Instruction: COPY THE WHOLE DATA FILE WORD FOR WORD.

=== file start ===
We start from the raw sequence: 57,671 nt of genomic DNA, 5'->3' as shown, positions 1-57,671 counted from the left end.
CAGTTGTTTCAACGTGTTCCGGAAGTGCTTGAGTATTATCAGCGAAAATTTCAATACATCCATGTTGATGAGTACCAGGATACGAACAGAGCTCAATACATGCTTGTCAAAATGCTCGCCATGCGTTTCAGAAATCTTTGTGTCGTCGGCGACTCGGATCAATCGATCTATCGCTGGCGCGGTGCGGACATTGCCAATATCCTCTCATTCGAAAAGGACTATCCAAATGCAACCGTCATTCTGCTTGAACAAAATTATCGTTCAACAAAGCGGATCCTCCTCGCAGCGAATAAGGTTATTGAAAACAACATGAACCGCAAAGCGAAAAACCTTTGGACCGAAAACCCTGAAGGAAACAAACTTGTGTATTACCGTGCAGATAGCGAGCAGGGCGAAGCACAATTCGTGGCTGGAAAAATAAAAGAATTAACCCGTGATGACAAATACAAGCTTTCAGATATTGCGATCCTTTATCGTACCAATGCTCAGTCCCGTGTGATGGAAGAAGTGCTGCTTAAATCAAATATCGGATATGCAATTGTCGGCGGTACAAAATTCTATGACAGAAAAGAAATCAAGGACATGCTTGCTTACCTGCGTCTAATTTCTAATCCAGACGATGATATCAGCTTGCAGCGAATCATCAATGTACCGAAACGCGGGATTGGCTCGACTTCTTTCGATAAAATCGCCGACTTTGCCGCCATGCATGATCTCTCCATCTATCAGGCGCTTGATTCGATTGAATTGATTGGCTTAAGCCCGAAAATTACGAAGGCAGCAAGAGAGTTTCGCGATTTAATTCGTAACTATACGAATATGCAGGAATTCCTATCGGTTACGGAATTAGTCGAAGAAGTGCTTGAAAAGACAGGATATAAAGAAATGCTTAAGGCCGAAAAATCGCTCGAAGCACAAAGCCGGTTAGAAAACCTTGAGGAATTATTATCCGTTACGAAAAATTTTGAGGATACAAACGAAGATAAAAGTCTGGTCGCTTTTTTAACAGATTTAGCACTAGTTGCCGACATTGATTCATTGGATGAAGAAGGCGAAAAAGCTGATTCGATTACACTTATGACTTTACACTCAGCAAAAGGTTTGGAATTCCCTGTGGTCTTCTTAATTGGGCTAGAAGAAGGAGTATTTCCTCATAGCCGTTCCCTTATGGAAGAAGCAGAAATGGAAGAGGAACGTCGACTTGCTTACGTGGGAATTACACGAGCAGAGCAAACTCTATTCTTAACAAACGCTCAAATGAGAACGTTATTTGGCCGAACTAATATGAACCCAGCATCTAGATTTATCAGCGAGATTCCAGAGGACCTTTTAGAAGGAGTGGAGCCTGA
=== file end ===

We start from the raw sequence: 57,671 nt of genomic DNA, 5'->3' as shown, positions 1-57,671 counted from the left end.
CAGTTGTTTCAACGTGTTCCGGAAGTGCTTGAGTATTATCAGCGAAAATTTCAATACATCCATGTTGATGAGTACCAGGATACGAACAGAGCTCAATACATGCTTGTCAAAATGCTCGCCATGCGTTTCAGAAATCTTTGTGTCGTCGGCGACTCGGATCAATCGATCTATCGCTGGCGCGGTGCGGACATTGCCAATATCCTCTCATTCGAAAAGGACTATCCAAATGCAACCGTCATTCTGCTTGAACAAAATTATCGTTCAACAAAGCGGATCCTCCTCGCAGCGAATAAGGTTATTGAAAACAACATGAACCGCAAAGCGAAAAACCTTTGGACCGAAAACCCTGAAGGAAACAAACTTGTGTATTACCGTGCAGATAGCGAGCAGGGCGAAGCACAATTCGTGGCTGGAAAAATAAAAGAATTAACCCGTGATGACAAATACAAGCTTTCAGATATTGCGATCCTTTATCGTACCAATGCTCAGTCCCGTGTGATGGAAGAAGTGCTGCTTAAATCAAATATCGGATATGCAATTGTCGGCGGTACAAAATTCTATGACAGAAAAGAAATCAAGGACATGCTTGCTTACCTGCGTCTAATTTCTAATCCAGACGATGATATCAGCTTGCAGCGAATCATCAATGTACCGAAACGCGGGATTGGCTCGACTTCTTTCGATAAAATCGCCGACTTTGCCGCCATGCATGATCTCTCCATCTATCAGGCGCTTGATTCGATTGAATTGATTGGCTTAAGCCCGAAAATTACGAAGGCAGCAAGAGAGTTTCGCGATTTAATTCGTAACTATACGAATATGCAGGAATTCCTATCGGTTACGGAATTAGTCGAAGAAGTGCTTGAAAAGACAGGATATAAAGAAATGCTTAAGGCCGAAAAATCGCTCGAAGCACAAAGCCGGTTAGAAAACCTTGAGGAATTATTATCCGTTACGAAAAATTTTGAGGATACAAACGAAGATAAAAGTCTGGTCGCTTTTTTAACAGATTTAGCACTAGTTGCCGACATTGATTCATTGGATGAAGAAGGCGAAAAAGCTGATTCGATTACACTTATGACTTTACACTCAGCAAAAGGTTTGGAATTCCCTGTGGTCTTCTTAATTGGGCTAGAAGAAGGAGTATTTCCTCATAGCCGTTCCCTTATGGAAGAAGCAGAAATGGAAGAGGAACGTCGACTTGCTTACGTGGGAATTACACGAGCAGAGCAAACTCTATTCTTAACAAACGCTCAAATGAGAACGTTATTTGGCCGAACTAATATGAACCCAGCATCTAGATTTATCAGCGAGATTCCAGAGGACCTTTTAGAAGGAGTGGAGCCTGA